Wad Madani: Explosions again rocked Sudan’s capital Khartoum on Monday as the army rallied civilians to take up arms against a renewed onslaught by its paramilitary foes.
The sound of artillery fire shook the dawn in northwest Khartoum and progressed towards the centre and east of the city, witnesses told AFP.
The fighting “began at 4:00 am and is still going,” one resident said.
The war-torn capital barely saw a few hours of respite after heavy clashes on Sunday between troops loyal to army chief Abdel Fattah Al Burhan and the paramilitary Rapid Support Forces (RSF).
The army announced Monday it was ready to “receive and prepare” volunteer fighters, after Burhan last week urged Sudanese “youth and all those able to defend” to join the military.
War-weary civilians have largely rejected the call, pleading for an end to the relentless war between Burhan and his former deputy, RSF commander Mohamed Hamdan Daglo.
Apart from Khartoum, some of the worst fighting has been in the vast western region of Darfur, where late on Sunday RSF forces “attacked the military base” in Nyala, the capital of South Darfur.
Since April 15, nearly 3,000 people have been killed in the violence. However, medics warn the death toll is likely to be much higher, with about two-thirds of health facilities in combat areas still “out of service”.
A further 2.2 million people have been displaced within the country, with another 645,000 fleeing across borders, according to the International Organisation for Migration.
Darfur is home to a quarter of Sudan’s population and is still scarred by a two-decade war. Residents there as well as the United Nations, United States and others, say civilians have been targeted and killed for their ethnicity by the RSF and allied Arab militias.
The RSF has been accused of intentionally targeting civilians in Darfur, including by shooting people fleeing towards the Chadian border.
The paramilitaries have also been identified as the main perpetrators of conflict-related sexual assault by survivors in both Darfur and Khartoum.
According to the governmental Combating Violence Against Women and Children Unit, most of the 42 survivors in Khartoum - and all of the 46 survivors in the Darfur cities of Nyala and El Geneina - said they were assaulted by RSF fighters.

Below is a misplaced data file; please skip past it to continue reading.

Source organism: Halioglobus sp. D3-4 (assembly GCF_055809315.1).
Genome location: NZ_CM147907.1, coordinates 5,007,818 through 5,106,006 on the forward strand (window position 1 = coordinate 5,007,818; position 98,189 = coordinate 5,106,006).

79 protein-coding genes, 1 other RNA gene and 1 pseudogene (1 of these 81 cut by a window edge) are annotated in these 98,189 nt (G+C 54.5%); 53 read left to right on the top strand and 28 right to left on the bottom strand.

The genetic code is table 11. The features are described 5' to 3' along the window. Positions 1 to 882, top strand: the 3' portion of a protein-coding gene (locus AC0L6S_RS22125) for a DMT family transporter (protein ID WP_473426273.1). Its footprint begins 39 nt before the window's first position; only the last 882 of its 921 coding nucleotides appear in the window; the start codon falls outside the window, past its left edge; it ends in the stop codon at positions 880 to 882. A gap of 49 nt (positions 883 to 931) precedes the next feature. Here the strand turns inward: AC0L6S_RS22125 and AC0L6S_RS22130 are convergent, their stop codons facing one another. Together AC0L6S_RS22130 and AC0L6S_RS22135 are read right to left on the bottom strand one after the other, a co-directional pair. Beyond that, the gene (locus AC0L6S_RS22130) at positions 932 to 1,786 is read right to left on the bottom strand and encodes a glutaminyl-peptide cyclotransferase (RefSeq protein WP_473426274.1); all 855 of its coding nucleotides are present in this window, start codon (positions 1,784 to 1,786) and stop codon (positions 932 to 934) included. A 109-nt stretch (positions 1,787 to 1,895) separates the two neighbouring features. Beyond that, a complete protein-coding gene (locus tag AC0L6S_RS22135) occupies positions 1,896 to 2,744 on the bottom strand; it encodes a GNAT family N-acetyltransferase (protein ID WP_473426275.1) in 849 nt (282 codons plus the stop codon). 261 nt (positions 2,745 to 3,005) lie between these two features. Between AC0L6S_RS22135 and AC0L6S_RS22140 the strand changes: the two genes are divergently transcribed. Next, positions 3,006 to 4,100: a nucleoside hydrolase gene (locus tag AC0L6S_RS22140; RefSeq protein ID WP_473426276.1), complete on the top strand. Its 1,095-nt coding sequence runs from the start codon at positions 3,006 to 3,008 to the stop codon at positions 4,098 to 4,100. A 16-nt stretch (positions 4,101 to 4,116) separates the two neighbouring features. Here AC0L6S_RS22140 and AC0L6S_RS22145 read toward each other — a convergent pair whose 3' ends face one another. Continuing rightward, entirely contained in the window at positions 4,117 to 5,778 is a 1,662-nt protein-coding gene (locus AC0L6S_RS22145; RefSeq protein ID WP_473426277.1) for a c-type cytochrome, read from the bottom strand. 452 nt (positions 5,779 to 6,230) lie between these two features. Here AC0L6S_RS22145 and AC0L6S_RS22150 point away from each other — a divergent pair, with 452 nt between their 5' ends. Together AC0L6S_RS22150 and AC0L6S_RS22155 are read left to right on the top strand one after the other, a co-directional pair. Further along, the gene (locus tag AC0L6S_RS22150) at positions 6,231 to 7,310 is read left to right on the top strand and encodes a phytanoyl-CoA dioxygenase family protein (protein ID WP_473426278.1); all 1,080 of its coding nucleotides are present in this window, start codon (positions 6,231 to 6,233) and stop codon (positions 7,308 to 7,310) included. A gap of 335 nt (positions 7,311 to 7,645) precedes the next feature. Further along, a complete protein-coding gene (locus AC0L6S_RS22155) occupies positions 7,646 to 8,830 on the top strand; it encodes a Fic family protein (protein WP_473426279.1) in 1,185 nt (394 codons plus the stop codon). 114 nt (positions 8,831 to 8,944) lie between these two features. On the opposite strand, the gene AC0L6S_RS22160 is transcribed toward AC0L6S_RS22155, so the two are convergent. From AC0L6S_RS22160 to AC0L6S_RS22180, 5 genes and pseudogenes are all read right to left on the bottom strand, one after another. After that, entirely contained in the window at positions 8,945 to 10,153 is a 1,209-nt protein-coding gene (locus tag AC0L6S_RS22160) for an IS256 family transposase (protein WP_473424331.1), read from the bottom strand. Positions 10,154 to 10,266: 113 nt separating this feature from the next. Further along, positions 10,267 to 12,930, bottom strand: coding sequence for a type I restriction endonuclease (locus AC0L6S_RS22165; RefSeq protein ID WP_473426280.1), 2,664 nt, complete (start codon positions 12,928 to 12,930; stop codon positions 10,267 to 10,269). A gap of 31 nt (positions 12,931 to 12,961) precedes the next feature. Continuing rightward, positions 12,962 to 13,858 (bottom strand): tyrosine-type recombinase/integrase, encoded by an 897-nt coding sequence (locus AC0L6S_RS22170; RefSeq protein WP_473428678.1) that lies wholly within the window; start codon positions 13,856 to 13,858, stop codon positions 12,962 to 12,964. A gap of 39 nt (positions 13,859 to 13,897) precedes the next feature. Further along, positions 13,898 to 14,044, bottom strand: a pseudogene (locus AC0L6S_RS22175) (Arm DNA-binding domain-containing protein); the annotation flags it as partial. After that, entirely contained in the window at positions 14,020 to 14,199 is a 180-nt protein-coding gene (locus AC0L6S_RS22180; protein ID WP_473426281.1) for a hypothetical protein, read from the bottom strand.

Late on Sunday, the RSF announced it was cracking down on “looting and vandalism, particularly the theft of civilian cars”.
Since the conflict began, RSF fighters - highly mobile and embedded in densely populated neighbourhoods - have been accused of widespread break-ins and looting.
Residents have been forcibly evicted from their homes, had their vehicles stolen or learned after fleeing Khartoum that their homes were being used as bases.
The force, which traces its origins to the notorious Janjaweed militia recruited in the early 2000s to crush a rebellion by ethnic minority groups in Darfur, announced last week it had begun to try some of its “undisciplined” members.
More than half of Sudan’s population is now in need of aid and protection, according to UN figures.
The situation has been especially horrific in Darfur, a region the size of France where entire neighbourhoods have been razed to the ground, cities besieged and bodies left to rot on the streets.
Barely any humanitarian assistance has reached desperate civilians, as aid groups report their teams standing by in neighbouring Chad, waiting for humanitarian corridors to open.
Since April, more than 170,000 people have fled Darfur across the Chadian border, according to the UN refugee agency.
“Thousands of families with children are fleeing the violence in West Darfur,” according to Mandeep O’Brien, country representative for UNICEF which has reported hundreds of children killed in the fighting.
The UN agency estimates that more than 13 million children are in “dire need” of humanitarian assistance.